“This is my responsibility and also the world’s responsibility. We all support Wuhan. Fight on,” said Yang Kang, a student from Afghanistan.
MANILA, Philippines – The threat of novel coronavirus disease 2019 (COVID-19) has reduced passenger traffic at the Ninoy Aquino International Airport (NAIA), the Manila International Airport Authority (MIAA) said Wednesday.
MIAA general manager Ed Monreal said that from January 27 to February 17, the country’s main gateway only handled a total of 1,352,692 international passengers compared to 1,624,698 passengers in the same period in 2019.
Domestic passenger traffic at NAIA also went down to 1,406,876 from January 27 to February 17 compared with 1,456,705 in the same period last year.
“It’s a lost opportunity but at the end of the day, there’s still time to recover and hopefully, we’ll be able to recover soon,” Monreal told reporters at a Palace briefing.
The MIAA chief added that the aviation sector is now slowly recovering from its losses after the government fully lifted the travel restrictions on Taiwan, and allowed Filipino overseas workers, students and permanent residents to leave for Hong Kong and Macau.
“So ngayon po, slowly recovering dahil sa mga pagbabago at panukala dahil sa mga pag-uusap ng task force na ipinatutupad ng task force and hopefully our local tourism will recover soon,” he said.
The Philippine government earlier implemented an entry ban for passengers who traveled to China and its special administrative regions, Hong Kong and Macau due to the novel coronavirus outbreak in China.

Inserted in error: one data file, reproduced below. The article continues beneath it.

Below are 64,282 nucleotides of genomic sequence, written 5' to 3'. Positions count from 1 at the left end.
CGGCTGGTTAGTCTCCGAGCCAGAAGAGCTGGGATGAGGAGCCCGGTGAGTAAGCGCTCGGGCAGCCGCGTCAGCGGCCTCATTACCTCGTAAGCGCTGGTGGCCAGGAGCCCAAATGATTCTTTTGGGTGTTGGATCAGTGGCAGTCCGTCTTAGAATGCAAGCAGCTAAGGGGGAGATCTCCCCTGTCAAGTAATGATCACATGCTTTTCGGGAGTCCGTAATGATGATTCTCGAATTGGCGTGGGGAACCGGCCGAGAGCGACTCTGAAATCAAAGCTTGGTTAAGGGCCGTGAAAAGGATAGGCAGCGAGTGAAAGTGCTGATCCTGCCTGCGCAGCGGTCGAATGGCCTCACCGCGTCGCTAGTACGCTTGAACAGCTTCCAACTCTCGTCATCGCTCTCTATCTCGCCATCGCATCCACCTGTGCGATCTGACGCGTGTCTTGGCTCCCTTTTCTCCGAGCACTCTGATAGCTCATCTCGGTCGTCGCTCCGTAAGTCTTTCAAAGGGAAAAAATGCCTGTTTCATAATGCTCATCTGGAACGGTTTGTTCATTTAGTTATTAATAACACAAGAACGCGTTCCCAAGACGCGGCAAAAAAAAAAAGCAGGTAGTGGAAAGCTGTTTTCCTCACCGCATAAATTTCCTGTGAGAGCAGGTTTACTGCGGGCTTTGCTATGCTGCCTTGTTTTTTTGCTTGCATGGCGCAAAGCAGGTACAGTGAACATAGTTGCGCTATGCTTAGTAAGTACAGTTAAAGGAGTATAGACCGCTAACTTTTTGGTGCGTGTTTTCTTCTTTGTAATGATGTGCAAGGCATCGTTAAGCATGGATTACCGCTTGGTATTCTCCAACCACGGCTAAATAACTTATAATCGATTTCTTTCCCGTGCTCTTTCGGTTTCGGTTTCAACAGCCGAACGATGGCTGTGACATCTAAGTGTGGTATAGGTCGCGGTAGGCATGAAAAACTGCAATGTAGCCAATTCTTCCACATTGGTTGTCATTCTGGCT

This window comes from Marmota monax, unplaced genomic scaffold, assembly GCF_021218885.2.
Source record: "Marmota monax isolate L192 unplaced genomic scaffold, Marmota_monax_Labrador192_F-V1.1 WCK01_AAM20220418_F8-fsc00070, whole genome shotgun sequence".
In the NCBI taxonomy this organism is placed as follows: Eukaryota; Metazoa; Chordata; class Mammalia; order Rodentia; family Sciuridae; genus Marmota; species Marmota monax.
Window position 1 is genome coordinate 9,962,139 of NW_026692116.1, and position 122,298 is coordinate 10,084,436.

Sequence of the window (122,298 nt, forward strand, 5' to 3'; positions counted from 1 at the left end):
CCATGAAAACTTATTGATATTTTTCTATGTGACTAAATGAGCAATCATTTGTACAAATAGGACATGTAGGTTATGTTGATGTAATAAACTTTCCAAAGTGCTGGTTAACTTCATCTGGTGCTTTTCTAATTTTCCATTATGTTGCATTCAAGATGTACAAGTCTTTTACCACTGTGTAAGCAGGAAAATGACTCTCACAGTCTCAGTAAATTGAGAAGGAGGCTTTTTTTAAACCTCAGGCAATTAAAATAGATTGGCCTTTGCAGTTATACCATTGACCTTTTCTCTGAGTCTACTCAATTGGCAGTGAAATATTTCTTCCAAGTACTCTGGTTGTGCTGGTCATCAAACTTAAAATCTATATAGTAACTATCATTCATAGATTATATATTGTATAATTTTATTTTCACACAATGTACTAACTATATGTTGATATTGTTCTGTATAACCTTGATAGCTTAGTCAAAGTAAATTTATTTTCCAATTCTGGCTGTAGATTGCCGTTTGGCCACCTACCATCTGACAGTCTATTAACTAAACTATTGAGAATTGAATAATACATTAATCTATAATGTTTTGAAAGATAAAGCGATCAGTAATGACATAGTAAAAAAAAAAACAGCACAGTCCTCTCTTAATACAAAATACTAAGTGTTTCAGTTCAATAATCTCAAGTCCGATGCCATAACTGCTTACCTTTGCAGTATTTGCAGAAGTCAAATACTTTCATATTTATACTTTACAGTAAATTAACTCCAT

It later expanded the travel ban to include Taiwan but was eventually lifted on February 14.
On Tuesday, the government announced that Filipino workers, students and permanent residents bound for Hong Kong and Macau are exempted from the outbound travel ban “subject to certain procedural formalities.”
Meanwhile, Monreal expressed hope that the Inter-Agency Task Force on Emerging Infectious Disease will find a solution to the concerns raised by local airline companies on the safety protocols relating to the travel of its crew to Hong Kong and Macau.
Local carriers have earlier expressed concern on the reduced number of personnel if their crewmembers will constantly be required to undergo a 14-day quarantine period after their flights to and from Hong Kong and Macau.
“Kung ganoon po ang proseso na mayroon pa ho silang quarantine yung mga crew, medyo mahihirapan po sila na magmount ng flights dito kahit po may temporary lifting ng mga pasahero na papunta ng Hong Kong at pabalik po,” he said. – RRD (with details from Correspondent Rosalie Coz)
China’s supply of poultry and egg products is likely to be hit in the second and third quarters as the coronavirus outbreak has had a severe impact on the industry, agriculture ministry official Yang Zhenhai told a State Council briefing on Tuesday (February 18).
The world’s second-largest poultry producer, China had been ramping up output to fill a meat shortage after the African swine fever epidemic, which began in 2018, decimated its pig herd.
Poultry prices have plunged this year and restrictions on moving livestock and extended holidays in many areas have paralyzed the supply chain. Farmers have been left with large inventories of birds and eggs even as demand plunged as restaurants and canteens stay shut.
Yang said that since the coronavirus outbreak, which has led to more than 1,800 deaths, live poultry markets have been closed, transportation of baby poultry and live poultry has been curtailed and slaughterhouses have been shut down. (Reuters)